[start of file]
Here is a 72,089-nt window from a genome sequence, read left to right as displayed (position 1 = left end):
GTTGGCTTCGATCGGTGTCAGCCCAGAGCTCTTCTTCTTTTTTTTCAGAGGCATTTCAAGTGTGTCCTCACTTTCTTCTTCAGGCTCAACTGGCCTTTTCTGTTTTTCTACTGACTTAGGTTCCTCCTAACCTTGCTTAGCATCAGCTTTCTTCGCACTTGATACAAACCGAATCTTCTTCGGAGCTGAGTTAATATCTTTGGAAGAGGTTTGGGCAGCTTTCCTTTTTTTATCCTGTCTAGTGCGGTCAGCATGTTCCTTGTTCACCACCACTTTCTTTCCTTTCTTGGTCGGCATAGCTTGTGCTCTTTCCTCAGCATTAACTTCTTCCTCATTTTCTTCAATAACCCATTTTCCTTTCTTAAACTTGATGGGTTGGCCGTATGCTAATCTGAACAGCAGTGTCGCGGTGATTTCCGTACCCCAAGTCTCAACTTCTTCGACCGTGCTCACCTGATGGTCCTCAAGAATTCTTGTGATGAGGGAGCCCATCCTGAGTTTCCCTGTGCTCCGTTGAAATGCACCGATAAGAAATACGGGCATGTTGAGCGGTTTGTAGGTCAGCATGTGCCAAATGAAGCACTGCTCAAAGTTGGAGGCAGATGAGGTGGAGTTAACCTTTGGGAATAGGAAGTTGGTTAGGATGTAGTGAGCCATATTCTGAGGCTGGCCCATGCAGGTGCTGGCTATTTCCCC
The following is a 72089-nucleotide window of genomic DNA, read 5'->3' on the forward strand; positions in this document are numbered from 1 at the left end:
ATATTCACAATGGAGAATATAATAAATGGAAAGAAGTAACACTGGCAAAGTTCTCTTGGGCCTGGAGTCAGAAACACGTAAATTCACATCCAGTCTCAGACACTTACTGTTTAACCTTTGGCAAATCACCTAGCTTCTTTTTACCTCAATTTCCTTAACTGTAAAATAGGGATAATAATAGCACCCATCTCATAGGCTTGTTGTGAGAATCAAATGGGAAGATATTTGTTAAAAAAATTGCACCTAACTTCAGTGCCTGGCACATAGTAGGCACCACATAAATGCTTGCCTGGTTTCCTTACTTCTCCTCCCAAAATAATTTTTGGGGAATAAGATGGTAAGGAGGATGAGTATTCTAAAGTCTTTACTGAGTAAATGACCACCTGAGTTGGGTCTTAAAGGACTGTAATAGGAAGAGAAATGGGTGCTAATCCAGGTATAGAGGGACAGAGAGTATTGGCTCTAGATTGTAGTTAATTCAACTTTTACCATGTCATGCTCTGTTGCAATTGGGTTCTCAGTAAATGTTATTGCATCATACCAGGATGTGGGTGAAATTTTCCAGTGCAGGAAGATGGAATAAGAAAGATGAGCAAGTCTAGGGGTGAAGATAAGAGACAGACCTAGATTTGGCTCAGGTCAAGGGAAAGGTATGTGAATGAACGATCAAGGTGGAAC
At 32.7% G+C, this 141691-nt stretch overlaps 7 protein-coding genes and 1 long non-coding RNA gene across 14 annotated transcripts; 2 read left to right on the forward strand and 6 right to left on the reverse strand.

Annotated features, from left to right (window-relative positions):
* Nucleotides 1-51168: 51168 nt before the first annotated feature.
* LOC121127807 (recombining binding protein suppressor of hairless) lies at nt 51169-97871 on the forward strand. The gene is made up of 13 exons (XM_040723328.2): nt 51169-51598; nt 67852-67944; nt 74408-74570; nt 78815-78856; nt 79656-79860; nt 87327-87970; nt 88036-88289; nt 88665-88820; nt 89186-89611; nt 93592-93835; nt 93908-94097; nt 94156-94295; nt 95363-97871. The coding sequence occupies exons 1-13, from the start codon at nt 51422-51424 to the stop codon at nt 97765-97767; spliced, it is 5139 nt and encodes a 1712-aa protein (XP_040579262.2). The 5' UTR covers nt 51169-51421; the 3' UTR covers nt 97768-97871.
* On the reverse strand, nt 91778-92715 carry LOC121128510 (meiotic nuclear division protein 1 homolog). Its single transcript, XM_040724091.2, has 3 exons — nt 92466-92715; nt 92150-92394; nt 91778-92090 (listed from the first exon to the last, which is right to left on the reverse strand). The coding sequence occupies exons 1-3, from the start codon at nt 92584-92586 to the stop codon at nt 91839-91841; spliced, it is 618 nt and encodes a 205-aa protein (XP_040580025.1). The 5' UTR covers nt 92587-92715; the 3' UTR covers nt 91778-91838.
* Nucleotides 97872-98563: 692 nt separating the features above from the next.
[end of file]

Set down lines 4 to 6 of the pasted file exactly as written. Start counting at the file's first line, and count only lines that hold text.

ATATTCACAATGGAGAATATAATAAATGGAAAGAAGTAACACTGGCAAAGTTCTCTTGGGCCTGGAGTCAGAAACACGTAAATTCACATCCAGTCTCAGACACTTACTGTTTAACCTTTGGCAAATCACCTAGCTTCTTTTTACCTCAATTTCCTTAACTGTAAAATAGGGATAATAATAGCACCCATCTCATAGGCTTGTTGTGAGAATCAAATGGGAAGATATTTGTTAAAAAAATTGCACCTAACTTCAGTGCCTGGCACATAGTAGGCACCACATAAATGCTTGCCTGGTTTCCTTACTTCTCCTCCCAAAATAATTTTTGGGGAATAAGATGGTAAGGAGGATGAGTATTCTAAAGTCTTTACTGAGTAAATGACCACCTGAGTTGGGTCTTAAAGGACTGTAATAGGAAGAGAAATGGGTGCTAATCCAGGTATAGAGGGACAGAGAGTATTGGCTCTAGATTGTAGTTAATTCAACTTTTACCATGTCATGCTCTGTTGCAATTGGGTTCTCAGTAAATGTTATTGCATCATACCAGGATGTGGGTGAAATTTTCCAGTGCAGGAAGATGGAATAAGAAAGATGAGCAAGTCTAGGGGTGAAGATAAGAGACAGACCTAGATTTGGCTCAGGTCAAGGGAAAGGTATGTGAATGAACGATCAAGGTGGAAC
At 32.7% G+C, this 141691-nt stretch overlaps 7 protein-coding genes and 1 long non-coding RNA gene across 14 annotated transcripts; 2 read left to right on the forward strand and 6 right to left on the reverse strand.

Annotated features, from left to right (window-relative positions):